Crisis of Confidence

By Randall MellJuly 22, 2010, 12:12 am
Tiger Woods’ switch to a new putter for the first three rounds of last week’s British Open was about more than his search for better feel or a better roll.

It was about more than the new grooves on the putter face.

It wasn’t really about technology at all.

No matter what Woods says about his tinkering with a new putter, you can bet he was looking for the same thing every professional looks for when he makes a change.

“When you see a player looking for a new putter, it isn't really a new putter he's looking for,” says Hall of Fame teacher Bob Toski, the PGA Tour’s leading money winner in 1954. “He's looking for confidence, the confidence he thinks that putter can give him.”

Tiger Woods
At St. Andrews Tiger Woods averaged 33 putts through the first three rounds with the Nike Method before reverting to his familiar Scotty Cameron in Round 4. (Getty Images)
Woods’ putter switch last week was the strongest evidence yet that he’s lost confidence in a way he’s never lost it before.

It’s why Woods ditching his hallowed Scotty Cameron Newport 2 for a Nike Method 001 created such a fuss.

Even in the case of Woods, who ranks as one of the greatest putters who ever lived, the problem’s likely the archer and not the arrow, as pros say about putting woes.

And yet the best players the game has ever seen believe there can be magic in new arrows.

They believe it profoundly.

Jack Nicklaus wasn’t married to a putter, winning his 18 majors with four different models.

Before the ’67 U.S. Open at Baltusrol, Nicklaus was struggling with his putting and ready to abandon the Ping model he was using. He tried one of Deane Beman’s Bulls Eye putters on the practice putting green before the event and fell in love with it, but Beman didn’t want to part with it.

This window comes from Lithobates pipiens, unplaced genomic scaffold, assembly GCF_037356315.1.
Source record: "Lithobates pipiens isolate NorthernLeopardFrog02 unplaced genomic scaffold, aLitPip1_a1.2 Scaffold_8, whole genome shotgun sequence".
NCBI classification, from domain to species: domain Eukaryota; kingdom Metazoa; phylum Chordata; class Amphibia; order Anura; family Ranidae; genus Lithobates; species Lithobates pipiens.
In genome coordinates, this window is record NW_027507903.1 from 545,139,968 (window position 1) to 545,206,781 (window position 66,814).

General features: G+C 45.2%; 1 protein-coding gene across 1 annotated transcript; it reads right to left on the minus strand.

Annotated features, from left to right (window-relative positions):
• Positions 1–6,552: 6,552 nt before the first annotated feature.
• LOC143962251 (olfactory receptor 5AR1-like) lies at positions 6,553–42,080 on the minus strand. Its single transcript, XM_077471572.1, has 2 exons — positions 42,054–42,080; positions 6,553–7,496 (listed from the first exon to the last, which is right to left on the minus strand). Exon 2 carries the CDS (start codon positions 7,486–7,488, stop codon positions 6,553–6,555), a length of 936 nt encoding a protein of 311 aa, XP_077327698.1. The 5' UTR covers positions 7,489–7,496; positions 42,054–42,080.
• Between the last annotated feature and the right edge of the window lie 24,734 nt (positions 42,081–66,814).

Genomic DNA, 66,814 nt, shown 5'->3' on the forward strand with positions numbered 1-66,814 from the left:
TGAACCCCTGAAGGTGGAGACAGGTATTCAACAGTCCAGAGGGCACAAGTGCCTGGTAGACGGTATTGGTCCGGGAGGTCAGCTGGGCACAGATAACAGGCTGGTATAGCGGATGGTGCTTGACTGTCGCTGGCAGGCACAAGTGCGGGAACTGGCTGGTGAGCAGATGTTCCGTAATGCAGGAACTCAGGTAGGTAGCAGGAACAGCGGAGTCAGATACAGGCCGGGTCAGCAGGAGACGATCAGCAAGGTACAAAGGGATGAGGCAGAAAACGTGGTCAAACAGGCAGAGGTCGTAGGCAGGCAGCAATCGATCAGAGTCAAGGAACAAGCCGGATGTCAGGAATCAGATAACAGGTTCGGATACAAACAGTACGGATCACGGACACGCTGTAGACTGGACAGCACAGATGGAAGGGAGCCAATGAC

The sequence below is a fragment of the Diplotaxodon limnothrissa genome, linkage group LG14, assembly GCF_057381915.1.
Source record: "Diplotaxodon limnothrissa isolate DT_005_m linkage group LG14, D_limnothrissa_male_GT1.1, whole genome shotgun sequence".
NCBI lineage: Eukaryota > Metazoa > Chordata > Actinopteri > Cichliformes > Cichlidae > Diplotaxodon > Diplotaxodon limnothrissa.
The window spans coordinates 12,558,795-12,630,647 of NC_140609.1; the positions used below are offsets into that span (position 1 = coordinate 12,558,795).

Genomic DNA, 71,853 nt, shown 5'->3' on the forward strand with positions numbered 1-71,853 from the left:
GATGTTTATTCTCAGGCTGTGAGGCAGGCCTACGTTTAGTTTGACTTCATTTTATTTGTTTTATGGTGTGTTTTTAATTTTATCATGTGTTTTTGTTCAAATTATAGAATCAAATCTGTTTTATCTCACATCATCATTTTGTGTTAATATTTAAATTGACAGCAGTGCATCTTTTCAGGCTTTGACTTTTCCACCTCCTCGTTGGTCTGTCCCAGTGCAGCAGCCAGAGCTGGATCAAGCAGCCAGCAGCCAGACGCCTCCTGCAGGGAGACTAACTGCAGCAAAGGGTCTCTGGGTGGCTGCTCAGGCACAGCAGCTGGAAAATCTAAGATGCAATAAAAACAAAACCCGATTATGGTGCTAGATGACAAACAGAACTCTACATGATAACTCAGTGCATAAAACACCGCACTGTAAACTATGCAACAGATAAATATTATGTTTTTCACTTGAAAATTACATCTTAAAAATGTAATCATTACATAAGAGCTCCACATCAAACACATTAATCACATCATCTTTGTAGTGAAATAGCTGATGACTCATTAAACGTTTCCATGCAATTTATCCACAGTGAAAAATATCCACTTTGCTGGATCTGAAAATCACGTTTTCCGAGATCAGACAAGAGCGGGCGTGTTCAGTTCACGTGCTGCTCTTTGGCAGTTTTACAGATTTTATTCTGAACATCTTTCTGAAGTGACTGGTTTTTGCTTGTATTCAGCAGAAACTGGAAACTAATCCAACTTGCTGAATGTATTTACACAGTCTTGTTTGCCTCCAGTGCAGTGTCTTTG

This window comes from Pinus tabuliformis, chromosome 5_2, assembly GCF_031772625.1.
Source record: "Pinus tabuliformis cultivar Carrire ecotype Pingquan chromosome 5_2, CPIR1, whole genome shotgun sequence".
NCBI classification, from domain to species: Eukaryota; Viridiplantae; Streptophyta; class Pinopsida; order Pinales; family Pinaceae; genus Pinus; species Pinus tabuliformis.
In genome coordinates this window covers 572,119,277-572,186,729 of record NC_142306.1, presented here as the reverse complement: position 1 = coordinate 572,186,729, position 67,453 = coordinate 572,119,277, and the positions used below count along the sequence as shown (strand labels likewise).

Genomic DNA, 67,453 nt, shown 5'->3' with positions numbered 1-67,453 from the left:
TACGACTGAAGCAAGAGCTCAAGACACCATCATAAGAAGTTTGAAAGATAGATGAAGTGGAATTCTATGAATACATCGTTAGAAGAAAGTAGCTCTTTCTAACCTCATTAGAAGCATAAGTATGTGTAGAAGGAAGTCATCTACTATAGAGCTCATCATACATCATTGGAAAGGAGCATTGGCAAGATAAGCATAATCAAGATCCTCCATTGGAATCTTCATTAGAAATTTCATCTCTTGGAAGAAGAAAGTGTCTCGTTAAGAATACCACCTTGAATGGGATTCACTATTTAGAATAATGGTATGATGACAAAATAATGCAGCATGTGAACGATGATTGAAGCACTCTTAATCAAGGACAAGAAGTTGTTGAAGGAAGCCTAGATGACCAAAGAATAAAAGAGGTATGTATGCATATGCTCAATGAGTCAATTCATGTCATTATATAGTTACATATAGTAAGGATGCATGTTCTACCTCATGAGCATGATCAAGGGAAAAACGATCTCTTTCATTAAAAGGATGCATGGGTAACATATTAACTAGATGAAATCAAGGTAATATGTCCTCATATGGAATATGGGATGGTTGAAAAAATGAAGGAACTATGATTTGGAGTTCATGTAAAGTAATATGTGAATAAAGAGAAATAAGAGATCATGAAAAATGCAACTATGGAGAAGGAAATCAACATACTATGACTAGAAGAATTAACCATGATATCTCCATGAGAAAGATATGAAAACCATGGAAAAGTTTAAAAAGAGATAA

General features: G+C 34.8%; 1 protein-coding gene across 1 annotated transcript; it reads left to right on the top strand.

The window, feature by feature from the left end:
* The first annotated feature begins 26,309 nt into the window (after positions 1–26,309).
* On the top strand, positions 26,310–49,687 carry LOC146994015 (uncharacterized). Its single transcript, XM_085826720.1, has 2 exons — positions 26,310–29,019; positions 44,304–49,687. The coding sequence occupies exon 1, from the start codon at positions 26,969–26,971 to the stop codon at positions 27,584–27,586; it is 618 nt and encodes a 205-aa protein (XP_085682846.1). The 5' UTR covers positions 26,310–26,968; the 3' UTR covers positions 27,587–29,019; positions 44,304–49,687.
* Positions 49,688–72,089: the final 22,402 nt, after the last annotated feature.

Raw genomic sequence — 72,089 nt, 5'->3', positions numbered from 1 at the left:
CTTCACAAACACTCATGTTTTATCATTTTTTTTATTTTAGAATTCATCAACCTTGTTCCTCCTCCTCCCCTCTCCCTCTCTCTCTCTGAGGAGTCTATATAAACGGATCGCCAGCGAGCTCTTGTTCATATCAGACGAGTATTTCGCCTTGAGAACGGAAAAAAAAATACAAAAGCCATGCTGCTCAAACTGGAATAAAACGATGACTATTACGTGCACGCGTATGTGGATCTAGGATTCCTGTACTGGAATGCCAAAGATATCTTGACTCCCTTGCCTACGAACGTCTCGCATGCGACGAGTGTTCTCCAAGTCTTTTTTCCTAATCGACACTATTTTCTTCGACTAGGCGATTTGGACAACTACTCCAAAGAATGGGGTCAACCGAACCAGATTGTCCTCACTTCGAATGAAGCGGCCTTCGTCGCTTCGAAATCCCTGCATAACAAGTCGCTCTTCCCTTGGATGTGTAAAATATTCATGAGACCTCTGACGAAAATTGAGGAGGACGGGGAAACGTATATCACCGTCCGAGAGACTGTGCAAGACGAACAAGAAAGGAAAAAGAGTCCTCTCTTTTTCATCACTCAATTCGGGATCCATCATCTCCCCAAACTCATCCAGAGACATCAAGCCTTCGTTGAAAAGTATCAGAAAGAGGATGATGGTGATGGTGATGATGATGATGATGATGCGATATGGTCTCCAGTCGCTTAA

Could you imagine the reaction in the British tabloids if Woods had tried out putters belonging to other players on the practice green at St. Andrews last week? He would have been declared a lost soul with no chance of recovery.

Nicklaus, by the way, won at Baltusrol in ‘67 with a putter dubbed “White Fang,” an Acushnet John Reuter Jr. Bulls Eye given to him by a friend of Beman’s. Fred Mueller had a model just like Beman’s but painted the blade white to reduce the sun’s glare, thus the nickname. Nicklaus made eight birdies in the final round to win and broke Ben Hogan’s U.S. Open 72-hole scoring record.

Though Nicklaus won four other tournaments with White Fang, he would abandon the putter in search of another freshening of confidence and a more magical arrow.

Nicklaus won the ’66 Masters with a Slazenger Jack Nicklaus putter, the ’67 U.S. Open with White Fang and the ’86 Masters with a MacGregor Response ZT putter. It’s important to note he did show some unusual affection for a George Low Sportsman putter. He won 15 of his majors with that.

Losing confidence in a putter isn’t normally a big deal in golf circles. It happens every week on the PGA Tour. It happens every day. It’s just that everything’s spectacularly larger when Woods is involved.

And Woods’ Scotty Cameron Newport 2 was invested spectacularly with confidence.

Woods made that putter a big deal winning 13 major championships after putting it in his bag at the Byron Nelson Classic in 1999, winning all but one of his majors with it. He won 63 PGA Tour titles with the putter and more than $87 million in PGA Tour earnings.

That Woods is searching for his old confidence doesn’t make him desperate. It makes him a pretty typical Tour pro. But that’s big news, too. Woods has never been your typical Tour pro.

Sergio Garcia used more putters in a single round than Woods used in a 12-year run.

Garcia stuffed a belly putter and a short putter in his bag before defeating John Senden in the first round of the Accenture Match Play Championship two years ago.

When it comes to chasing confidence, Mark Calcavecchia’s a virtual playboy with putters, a classic love ‘em and leave ‘em sort of guy.

“I’ve played more than once with two putters in the same round,” Calcavecchia once told me. “I’ve used a different putter in all four rounds of a tournament before.”

And Calcavecchia’s finished more than one round without a putter in his bag.

“If I’ve got a putter that’s not working, there’s a good chance I’m going to toss it,” he said. “I can think of a half dozen that are at the bottom of lakes somewhere. I can think of a couple others that I’ve buried in flower gardens.”